I think they were just working it too hot and it finally caught up with them. In all hypereutectoid steels temperature is more of an issue than with the eutectoid and hypoeutectoid steels, and the further you get above the eutectoid the more finicky the steel gets. Since carbon content is never perfectly even throughout on a microscopic level (even from Crucible-made steels), the melting temp of some parts of the mixture will be much lower than the melting point of the whole. My guess is that the excessive heat and soak time allowed a molten component to develop, and this "wetted" the grains and made it hot short even though there is not enough sulfur present for standard hot shortness.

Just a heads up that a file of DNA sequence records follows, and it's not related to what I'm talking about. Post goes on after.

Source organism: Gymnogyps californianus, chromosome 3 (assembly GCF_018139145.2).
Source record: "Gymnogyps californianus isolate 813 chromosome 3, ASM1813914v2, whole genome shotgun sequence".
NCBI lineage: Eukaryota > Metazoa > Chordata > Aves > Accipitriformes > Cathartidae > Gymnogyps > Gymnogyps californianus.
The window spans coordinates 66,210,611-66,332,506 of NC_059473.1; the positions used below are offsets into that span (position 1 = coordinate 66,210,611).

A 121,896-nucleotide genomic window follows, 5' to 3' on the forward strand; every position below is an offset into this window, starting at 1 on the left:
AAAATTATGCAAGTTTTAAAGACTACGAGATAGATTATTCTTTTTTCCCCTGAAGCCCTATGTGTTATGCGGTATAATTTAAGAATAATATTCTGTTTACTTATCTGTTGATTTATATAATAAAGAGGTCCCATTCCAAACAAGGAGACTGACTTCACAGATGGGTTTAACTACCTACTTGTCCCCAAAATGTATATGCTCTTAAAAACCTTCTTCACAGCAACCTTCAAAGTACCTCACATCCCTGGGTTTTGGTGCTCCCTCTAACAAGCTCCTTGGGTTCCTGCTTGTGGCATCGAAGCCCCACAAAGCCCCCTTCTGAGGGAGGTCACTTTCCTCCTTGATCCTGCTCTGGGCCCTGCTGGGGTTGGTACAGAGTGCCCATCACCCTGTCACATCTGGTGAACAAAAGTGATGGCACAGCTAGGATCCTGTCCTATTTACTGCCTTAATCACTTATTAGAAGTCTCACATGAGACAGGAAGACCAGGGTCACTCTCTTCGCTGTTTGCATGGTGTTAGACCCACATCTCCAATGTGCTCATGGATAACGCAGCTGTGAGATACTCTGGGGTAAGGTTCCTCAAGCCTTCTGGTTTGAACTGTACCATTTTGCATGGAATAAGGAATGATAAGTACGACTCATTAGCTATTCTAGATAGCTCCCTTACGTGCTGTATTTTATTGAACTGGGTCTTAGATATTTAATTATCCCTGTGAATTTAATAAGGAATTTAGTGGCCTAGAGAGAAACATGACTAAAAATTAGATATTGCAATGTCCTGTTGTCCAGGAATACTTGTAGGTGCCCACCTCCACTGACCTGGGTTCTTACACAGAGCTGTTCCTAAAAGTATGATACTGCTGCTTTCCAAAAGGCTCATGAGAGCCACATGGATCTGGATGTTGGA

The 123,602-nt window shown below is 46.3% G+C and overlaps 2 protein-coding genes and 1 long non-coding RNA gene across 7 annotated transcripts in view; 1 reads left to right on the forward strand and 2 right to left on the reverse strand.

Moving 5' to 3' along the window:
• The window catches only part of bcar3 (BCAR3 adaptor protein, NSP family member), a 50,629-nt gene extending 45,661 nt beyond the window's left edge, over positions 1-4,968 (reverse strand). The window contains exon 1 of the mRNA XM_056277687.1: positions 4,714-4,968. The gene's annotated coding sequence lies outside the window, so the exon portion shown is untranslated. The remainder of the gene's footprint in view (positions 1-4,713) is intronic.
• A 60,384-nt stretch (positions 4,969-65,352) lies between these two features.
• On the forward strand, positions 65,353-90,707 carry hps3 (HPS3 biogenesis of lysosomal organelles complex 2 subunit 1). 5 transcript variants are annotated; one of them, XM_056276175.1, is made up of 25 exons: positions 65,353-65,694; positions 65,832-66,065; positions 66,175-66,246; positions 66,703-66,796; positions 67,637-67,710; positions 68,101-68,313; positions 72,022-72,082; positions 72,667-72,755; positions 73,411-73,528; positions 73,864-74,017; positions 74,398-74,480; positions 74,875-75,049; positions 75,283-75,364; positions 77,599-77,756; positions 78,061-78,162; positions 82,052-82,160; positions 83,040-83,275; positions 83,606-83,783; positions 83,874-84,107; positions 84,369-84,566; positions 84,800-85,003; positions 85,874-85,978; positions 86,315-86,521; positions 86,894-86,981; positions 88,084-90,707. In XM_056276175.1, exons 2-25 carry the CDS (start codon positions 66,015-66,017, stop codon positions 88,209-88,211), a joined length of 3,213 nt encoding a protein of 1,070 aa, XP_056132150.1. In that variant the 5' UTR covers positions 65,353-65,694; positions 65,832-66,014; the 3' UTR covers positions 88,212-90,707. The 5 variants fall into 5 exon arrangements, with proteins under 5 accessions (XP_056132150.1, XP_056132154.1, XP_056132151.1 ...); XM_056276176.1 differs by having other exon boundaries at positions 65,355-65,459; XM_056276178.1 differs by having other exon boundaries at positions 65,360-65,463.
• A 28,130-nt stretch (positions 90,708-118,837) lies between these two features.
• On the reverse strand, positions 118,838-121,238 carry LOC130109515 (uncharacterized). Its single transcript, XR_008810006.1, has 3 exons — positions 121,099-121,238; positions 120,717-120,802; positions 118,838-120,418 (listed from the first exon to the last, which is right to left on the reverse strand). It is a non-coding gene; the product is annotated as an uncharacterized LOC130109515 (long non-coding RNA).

Peter

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I use the steel all the time, and I love it. Greater wear resistance by a considerable margin than most forging steels with no significant reduction in toughness. Not sure it's what I'd plan to use for swords, but works great for anything smaller, with WAY better edge holding than any of the simple steels.